|Lasik patients could be subjected to a higher risk of corneal nerve damage than those who undergo SMILE. Photo: Bobby Saenz, OD, Anthony Vanrachack, OD, and Alexandra Wiechmann, OD. Click image to enlarge.|
In an effort to compare postoperative corneal sub-basal nerve density and number between small-incision lenticule extraction (SMILE) and femtosecond laser-assisted in situ keratomileusis (LASIK), researchers recently found the corneal nerve injury in LASIK to be worse than that in SMILE, which had a better corneal nerve recovery at three months post-op. However, there was no significant difference in corneal nerve density or number between the two groups at six months postoperatively.
The investigators conducted a search through PubMed, EMBASE and the Cochrane library for prospective comparative studies. The analysis was divided into two parts: network meta-analysis and traditional meta-analysis of the studies directly comparing two surgical groups. Twelve studies (n=775) were included.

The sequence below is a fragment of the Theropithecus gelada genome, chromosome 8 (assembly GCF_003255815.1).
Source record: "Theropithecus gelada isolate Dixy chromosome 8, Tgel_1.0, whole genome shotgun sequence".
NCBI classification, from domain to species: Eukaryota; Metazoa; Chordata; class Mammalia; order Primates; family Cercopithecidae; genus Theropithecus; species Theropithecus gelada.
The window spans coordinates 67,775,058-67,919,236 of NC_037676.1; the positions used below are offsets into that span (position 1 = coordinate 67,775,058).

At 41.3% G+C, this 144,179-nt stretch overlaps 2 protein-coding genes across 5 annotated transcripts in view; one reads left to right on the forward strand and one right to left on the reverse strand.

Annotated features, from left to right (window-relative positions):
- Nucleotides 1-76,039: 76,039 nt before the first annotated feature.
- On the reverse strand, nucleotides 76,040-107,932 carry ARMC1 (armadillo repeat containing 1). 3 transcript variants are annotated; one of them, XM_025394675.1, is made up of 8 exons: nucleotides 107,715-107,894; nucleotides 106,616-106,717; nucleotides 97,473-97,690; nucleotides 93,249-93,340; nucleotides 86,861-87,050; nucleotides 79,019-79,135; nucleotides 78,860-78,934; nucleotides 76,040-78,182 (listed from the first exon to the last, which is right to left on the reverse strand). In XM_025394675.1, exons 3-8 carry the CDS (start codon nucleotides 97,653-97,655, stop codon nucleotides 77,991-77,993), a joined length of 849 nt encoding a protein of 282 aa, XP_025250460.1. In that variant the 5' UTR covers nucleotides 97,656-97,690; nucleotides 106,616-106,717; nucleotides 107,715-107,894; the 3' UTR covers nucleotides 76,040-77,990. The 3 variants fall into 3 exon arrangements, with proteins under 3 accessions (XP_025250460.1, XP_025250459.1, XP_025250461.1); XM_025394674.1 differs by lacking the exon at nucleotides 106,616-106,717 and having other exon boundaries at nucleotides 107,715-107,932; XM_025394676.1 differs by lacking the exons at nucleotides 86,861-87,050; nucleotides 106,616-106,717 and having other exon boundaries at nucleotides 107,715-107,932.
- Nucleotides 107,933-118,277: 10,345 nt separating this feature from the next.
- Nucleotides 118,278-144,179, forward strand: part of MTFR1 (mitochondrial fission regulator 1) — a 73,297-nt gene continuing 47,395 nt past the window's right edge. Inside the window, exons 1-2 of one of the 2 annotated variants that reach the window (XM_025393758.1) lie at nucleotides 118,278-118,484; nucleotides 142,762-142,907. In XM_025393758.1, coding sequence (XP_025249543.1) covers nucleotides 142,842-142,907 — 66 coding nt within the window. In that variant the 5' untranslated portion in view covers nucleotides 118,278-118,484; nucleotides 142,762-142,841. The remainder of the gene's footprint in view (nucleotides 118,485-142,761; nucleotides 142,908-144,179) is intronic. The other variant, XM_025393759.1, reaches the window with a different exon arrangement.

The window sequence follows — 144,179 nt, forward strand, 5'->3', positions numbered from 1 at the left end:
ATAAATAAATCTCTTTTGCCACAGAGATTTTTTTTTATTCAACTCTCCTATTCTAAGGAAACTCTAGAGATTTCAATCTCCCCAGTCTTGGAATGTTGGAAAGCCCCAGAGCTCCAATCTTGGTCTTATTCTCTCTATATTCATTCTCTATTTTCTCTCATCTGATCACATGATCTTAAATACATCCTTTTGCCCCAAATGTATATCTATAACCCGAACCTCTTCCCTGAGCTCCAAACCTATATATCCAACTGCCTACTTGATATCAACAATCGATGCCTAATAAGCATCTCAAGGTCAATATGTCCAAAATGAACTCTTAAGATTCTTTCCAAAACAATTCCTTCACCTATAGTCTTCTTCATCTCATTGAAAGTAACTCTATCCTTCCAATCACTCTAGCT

In the network meta-analysis, the SMILE group showed a significant increase compared with the LASIK group in corneal nerve density at one month postoperatively and in the number of corneal nerve trunks at six months postoperatively. In the traditional meta-analysis, the SMILE group showed significant improvement compared with the LASIK group in corneal nerve density at one and three months postoperatively and in the number of corneal nerve trunks and corneal nerve branches at one month postoperatively.
“The results suggest that the degree of corneal nerve damage in the SMILE group is lower than that in the FS-LASIK group immediately postoperatively,” the study authors concluded in their paper, published in Journal of Refractive Surgery.
Jiang X, Wang Y, Yuan H, et al. Influences of SMILE and FS-LASIK on corneal sub-basal nerves: a systematic review and network meta-analysis. J Refract Surg. April 1, 2022. [Epub ahead of print].